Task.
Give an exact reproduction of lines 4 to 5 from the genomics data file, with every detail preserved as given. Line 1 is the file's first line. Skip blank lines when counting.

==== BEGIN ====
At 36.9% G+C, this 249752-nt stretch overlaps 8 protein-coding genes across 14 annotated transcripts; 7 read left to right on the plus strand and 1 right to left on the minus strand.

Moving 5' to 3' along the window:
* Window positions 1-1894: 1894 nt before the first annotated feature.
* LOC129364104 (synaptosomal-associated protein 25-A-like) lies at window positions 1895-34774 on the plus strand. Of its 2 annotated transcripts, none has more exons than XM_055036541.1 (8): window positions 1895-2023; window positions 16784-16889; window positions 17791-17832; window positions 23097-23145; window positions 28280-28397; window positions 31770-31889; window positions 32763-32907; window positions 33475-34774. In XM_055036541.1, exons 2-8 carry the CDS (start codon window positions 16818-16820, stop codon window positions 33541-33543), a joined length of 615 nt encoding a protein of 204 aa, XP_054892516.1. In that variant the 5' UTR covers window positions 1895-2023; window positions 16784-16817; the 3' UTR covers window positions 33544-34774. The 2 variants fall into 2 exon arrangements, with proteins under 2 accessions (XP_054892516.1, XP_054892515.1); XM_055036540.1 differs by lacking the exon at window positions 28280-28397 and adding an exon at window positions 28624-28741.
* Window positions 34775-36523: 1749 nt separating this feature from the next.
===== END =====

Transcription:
* LOC129364104 (synaptosomal-associated protein 25-A-like) lies at window positions 1895-34774 on the plus strand. Of its 2 annotated transcripts, none has more exons than XM_055036541.1 (8): window positions 1895-2023; window positions 16784-16889; window positions 17791-17832; window positions 23097-23145; window positions 28280-28397; window positions 31770-31889; window positions 32763-32907; window positions 33475-34774. In XM_055036541.1, exons 2-8 carry the CDS (start codon window positions 16818-16820, stop codon window positions 33541-33543), a joined length of 615 nt encoding a protein of 204 aa, XP_054892516.1. In that variant the 5' UTR covers window positions 1895-2023; window positions 16784-16817; the 3' UTR covers window positions 33544-34774. The 2 variants fall into 2 exon arrangements, with proteins under 2 accessions (XP_054892516.1, XP_054892515.1); XM_055036540.1 differs by lacking the exon at window positions 28280-28397 and adding an exon at window positions 28624-28741.
* Window positions 34775-36523: 1749 nt separating this feature from the next.